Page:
Cracking the Code

When using ciphers, it is always important to understand how an adversary might decipher, or “crack”, your code. Knowing the techniques of code breaking can help you to devise systems that combat this effort. For example, notice that in the following encrypted message there are two single-letter words represented by the letter g.

Identify single-letter words.

It turns out that there are only three single-letter words in the English language; a, I, or O. It would be reasonable to guess that the letter “a” might be associated with “g” in this secret message.

Assuming a rotation cipher, fill in the rest of the alphabet to obtain a rot-6 key. (Refer to Rot-N cipher post.)

Rot-6 Key

Use this key to decode the message.

— — — — — — — — — — — — — — — — — —
plaintext: a night attack is a must
ciphertext: g tomnz gzzgiq oy g sayz
— — — — — — — — — — — — — — — — — —

With a simple well thought out guess, we cracked the code very quickly. To combat the fact that word length can help code breakers, spacing is often eliminated.


Eliminating space and punctuation disguises the word boundaries. Though it turns out that sending long strings of seemingly random letters is a bit cumbersome. To help avoid transmission errors, the letters are often grouped in manageable sets of 4 or 5.

gtomn zgzzg iqoyg sayz

Another way to crack a rot-n cipher is to simply try all possible keys until the decoded message makes sense. Trying all possible keys is called a “brute force” crack and can be very time consuming. However, this method can certainly be programmed into a computer where it can be carried out very quickly.

Pictured is a machine called the “bombe” which was used to help decipher coded messages made using the infamous Enigma cipher. During WWII, the British bombe was initially designed by Alan Turing, whose ideas helped develop the modern digital computer.

cipher: abcdefghijklmnopqrstuvwxyz

Mission 5: Crack the rot-n cipher:

ciphertext: l zloo zdlw iru d vljqdo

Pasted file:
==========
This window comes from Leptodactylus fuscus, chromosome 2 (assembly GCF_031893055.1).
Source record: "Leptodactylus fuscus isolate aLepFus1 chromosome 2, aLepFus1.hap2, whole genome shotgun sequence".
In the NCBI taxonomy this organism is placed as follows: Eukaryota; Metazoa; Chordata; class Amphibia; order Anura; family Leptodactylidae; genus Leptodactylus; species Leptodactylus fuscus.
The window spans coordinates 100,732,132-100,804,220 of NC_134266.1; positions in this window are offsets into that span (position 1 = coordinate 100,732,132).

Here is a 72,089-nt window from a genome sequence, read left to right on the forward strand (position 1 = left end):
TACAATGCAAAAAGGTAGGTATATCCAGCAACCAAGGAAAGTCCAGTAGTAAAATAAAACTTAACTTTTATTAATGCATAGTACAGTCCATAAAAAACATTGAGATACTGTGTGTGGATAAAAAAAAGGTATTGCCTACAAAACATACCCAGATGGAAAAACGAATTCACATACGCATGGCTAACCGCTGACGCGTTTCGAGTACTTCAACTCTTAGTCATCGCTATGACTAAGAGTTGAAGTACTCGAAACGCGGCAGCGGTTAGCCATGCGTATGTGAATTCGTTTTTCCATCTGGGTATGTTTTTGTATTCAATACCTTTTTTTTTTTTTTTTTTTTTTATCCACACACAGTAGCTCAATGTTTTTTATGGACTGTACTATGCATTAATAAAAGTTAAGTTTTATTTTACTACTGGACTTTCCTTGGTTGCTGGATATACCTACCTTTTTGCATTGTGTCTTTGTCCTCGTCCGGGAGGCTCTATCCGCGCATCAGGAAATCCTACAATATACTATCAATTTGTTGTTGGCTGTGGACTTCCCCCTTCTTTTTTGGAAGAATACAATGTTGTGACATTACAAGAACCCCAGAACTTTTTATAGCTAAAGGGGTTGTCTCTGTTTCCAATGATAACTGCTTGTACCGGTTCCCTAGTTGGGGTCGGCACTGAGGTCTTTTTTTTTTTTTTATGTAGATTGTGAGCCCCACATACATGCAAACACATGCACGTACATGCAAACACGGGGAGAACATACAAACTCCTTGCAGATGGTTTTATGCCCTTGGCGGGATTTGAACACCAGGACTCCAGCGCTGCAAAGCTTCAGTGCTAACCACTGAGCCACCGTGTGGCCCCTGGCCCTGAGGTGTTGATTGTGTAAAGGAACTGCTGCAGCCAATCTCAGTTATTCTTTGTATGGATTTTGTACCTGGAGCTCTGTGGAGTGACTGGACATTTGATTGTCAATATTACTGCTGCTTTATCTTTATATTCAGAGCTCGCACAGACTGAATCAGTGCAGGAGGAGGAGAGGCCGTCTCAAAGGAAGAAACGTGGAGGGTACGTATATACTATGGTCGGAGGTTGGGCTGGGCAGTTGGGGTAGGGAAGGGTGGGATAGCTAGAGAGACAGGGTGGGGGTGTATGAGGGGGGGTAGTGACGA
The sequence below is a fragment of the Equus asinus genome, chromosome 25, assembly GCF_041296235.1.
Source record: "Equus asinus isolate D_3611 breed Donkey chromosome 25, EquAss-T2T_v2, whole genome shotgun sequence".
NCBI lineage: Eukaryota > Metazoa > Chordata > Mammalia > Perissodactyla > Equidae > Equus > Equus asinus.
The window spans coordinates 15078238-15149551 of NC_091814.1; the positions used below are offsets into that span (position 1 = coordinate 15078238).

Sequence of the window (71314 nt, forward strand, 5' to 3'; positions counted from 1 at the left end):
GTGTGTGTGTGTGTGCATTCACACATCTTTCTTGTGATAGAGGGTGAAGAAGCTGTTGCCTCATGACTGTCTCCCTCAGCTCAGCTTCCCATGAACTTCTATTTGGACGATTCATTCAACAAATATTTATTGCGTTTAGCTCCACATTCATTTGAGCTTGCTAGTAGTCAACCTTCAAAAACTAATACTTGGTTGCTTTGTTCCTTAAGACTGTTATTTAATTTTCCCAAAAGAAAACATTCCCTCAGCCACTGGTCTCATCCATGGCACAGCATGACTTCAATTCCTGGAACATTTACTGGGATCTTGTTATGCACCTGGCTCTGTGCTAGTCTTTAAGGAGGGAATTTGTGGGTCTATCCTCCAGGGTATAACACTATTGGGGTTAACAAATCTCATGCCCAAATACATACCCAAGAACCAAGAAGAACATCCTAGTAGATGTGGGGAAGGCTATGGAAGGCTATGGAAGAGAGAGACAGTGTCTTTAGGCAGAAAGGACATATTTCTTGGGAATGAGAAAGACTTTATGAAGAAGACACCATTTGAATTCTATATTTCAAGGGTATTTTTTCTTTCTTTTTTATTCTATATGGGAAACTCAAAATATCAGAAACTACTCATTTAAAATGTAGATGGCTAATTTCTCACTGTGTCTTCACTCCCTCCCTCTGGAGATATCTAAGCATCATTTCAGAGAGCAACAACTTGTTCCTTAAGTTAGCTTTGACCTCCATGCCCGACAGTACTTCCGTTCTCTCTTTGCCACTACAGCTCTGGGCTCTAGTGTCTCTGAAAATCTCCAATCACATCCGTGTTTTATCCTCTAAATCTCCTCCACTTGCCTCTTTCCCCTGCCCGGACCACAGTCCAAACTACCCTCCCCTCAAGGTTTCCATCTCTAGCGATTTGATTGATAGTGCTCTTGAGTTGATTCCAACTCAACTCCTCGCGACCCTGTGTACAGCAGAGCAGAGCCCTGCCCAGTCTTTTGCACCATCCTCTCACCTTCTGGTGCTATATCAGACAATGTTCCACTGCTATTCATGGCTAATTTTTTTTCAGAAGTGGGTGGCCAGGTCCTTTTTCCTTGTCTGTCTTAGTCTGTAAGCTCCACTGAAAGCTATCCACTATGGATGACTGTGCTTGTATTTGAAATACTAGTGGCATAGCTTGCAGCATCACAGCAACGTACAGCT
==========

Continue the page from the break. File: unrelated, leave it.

Mission 6: Group the secret message to hide the word sizing.

ciphertext: l zloo zdlw iru d vljqdogrouped ciphertext:

The number of times a letter occurs in a message is called its frequency. Each letter in a message has an average relative frequency. For example, in the English language, the letter e occurs an average of about 12 times for every 100 letters in a message.

From the chart, you can see that e is the most frequent letter followed by t and then a. This knowledge can be used to guess the letters in any substitution cipher, even if it is grouped to hide word boundaries.

You can see in the encoded message above that m is the most frequent letter with five occurrences (count them). It would be reasonable to guess that m could be associated with e in a rotation cipher.

Filling in the plaintext alphabet we obtain a rot-8 key.

Rot-8 Key

Using this key, the message becomes clear.

— — — — — — — — — — — — — — — 
amvlb pmmvo qvmmz anwze izl
sendt heeng ineer sforw ard
send the engineers forward
— — — — — — — — — — — — — — —

Using letter and even word frequencies is a common way to crack ciphers and secret codes. Here are some helpful frequency facts listed in order of most frequent:

Initial letters: t o a w b c d s f m 
Final letters: e s t d n r y f l o
Common doubles: ss ee tt ff ll mm oo

When studying cryptography, you will find that there are many useful frequency facts about letters, combinations of letters, and even words. This kind of code breaking is called frequency analysis and works best on longer messages.

The first known recorded explanation of frequency analysis is attributed to Al-Kindi in the 800’s (that is the 9th century).

cipher: abcdefghijklmnopqrstuvwxyz

Mission 7: Crack the grouped rot-n ciphertext using letter frequencies.

ciphertext: uhfrx qwwkh ohwwh uv

Mission 8: Crack the grouped rot-n ciphertext using letter frequencies.

ciphertext: ywjfx zwjns ymjqn yyqjy wzsp

Next series post —ASCII Character Encoding
Previous series post: —Rot-13 Cipher

Link to Mission Answers
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